Project Cappuccino: Modern Tires, Ancient Car

Cappuccino on the Rack
We picked up the tires from a local Tire Discounters who also mounted and installed the tires, as well as performed a 4-wheel alignment. We had to warn them in advance that the mechanics who drive this car needed to be short, skinny, and limber. We did not perform any kind of performance alignment since most of the suspension is still factory and has rather limited adjustment.
Hellafunctional Cappuccino
Adding this much tire was a risk, but the fitment ended up being absolutely perfect! The outside edge of the tires just barely clears the fender lip. We can thank the camber gain of the double a-arm front suspension for that.
Cappuccino on the Road
Once we confirmed the fitment was good, we immediately went to the backroads. We bombed down one of our favorite back roads and got snapped by a local photographer who’s always on the lookout for cool cars. He snapped this sweet pic of us trying out our new tires for the first time.
Cappuccino Pose
The tires of course are awesome. They’re better in every performance metric: the increase in grip levels is night and day. The speed we can carry through corners is way higher. The amount of confidence and feedback these tires give is astounding. Most importantly, the Bridgestones are a huge improvement in braking.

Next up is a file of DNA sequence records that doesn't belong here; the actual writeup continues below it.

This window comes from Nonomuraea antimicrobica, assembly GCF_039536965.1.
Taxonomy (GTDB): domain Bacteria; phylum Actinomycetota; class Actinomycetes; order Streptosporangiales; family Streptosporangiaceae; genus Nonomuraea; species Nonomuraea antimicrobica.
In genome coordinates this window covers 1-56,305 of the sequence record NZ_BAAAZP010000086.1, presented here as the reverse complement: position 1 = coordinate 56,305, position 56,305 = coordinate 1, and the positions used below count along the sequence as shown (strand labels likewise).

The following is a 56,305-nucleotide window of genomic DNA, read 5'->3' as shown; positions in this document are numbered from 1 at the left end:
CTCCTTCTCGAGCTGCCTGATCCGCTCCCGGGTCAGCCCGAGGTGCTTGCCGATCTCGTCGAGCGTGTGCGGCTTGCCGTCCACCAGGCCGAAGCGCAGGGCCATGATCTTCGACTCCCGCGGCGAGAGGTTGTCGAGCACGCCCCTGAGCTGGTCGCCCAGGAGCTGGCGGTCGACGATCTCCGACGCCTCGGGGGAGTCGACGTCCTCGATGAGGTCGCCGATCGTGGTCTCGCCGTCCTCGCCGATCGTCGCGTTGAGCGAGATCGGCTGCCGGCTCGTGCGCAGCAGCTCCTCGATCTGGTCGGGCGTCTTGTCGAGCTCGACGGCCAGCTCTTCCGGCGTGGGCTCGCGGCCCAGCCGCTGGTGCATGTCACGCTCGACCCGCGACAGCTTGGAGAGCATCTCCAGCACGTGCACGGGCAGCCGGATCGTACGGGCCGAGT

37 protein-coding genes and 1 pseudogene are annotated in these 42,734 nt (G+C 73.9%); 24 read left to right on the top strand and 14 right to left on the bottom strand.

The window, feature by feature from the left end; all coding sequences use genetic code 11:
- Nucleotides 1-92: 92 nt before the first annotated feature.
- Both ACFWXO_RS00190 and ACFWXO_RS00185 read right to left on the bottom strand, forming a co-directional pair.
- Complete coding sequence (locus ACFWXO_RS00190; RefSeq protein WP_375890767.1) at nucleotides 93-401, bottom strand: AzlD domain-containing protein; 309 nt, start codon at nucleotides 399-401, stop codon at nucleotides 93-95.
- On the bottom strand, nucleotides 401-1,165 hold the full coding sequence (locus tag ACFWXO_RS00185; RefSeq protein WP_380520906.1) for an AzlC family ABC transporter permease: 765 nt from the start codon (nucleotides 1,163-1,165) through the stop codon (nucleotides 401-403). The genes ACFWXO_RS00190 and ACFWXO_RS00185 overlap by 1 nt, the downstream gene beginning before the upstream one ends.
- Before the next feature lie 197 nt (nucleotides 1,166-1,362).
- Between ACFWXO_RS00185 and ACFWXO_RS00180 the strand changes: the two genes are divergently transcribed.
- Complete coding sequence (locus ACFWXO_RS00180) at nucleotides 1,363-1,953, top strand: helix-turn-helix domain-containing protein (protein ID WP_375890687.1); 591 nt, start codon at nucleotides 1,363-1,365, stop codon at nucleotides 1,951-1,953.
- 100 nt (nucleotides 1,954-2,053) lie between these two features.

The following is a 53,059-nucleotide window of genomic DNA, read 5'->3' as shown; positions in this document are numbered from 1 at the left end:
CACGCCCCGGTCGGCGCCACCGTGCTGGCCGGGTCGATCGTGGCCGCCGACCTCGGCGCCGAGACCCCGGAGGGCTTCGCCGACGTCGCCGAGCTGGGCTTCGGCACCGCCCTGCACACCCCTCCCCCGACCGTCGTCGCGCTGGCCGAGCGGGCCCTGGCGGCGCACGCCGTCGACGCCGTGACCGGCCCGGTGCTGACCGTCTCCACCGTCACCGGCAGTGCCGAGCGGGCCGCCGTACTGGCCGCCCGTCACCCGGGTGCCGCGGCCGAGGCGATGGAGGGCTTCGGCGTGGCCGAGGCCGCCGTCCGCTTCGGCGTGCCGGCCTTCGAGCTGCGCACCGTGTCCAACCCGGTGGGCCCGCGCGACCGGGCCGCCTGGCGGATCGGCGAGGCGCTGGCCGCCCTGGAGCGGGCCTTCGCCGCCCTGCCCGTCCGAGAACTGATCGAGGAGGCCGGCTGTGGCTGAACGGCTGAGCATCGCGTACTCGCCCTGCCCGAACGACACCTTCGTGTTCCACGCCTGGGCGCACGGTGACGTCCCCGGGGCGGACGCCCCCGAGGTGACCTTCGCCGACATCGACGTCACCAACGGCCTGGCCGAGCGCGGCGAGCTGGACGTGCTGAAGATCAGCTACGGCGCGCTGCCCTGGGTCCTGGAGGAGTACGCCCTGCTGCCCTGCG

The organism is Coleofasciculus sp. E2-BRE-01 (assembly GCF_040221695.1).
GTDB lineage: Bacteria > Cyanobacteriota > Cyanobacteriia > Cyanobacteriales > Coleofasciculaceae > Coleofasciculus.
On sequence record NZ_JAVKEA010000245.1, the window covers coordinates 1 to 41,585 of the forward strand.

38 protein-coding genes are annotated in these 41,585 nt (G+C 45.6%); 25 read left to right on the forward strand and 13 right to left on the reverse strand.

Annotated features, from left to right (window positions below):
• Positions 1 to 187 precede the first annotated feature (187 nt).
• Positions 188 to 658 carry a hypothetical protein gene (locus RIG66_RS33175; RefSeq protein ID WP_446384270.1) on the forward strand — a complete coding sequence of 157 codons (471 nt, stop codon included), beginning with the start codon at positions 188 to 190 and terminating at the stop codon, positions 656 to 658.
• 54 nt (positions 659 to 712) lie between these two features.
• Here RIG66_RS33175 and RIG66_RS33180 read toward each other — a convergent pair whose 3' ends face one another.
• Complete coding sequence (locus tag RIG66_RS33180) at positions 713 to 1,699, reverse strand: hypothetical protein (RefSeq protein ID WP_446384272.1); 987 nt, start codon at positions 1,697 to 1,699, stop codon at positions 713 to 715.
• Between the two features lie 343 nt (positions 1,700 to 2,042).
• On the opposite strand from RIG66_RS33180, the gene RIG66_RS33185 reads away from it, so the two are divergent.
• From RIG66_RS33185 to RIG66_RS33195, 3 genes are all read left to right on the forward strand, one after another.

Cappuccino in War Paint
The Project Mu brake pads we installed last time have a lot of bite and it was very easy to lock the tires during a panic stop. With the Bridgestones, we can apply a lot more braking pressure before the tires lock, massively shortening our stopping distance. We did find that at full lock, the front tires do clip the inside of the fenders, but this only happens in parking lots. We are still investigating the point of contact to see if we can add some clearance.


  1. When you installed the Strut Brace did you do it with the suspension unloaded by jacking up the front? It helps to do that and then adjust the turnbuckle.

    I have usually been able to feel the. difference with all my braces.

    1. I set the tension with wheels on the ground. I also live in a salt state and I installed the brace in the fall. Snow season started early and I didn’t really get a chance to drive it before and after. The Cappuccino runs terribly in the cold and it has zero rust protection so once the weather gets cold it gets locked up in the garage until the salt gets rained away.

    1. Two reasons: first the lowering springs on the car are way soft. The fronts aren’t even 100 lbs/inch. It would help, but not all that much. Second, the shocks are pretty worn and need replacing, so it would be even more underdamped than it already is. Third, removing the rear shocks requires knocking off the lower control arm. Not something I want to do more than once if I can avoid it you know?

  2. Whereabouts are you again? WI somewhere? Not too far from my home town. Just passed through recently unless WI is dead wrong in which case nevermind.

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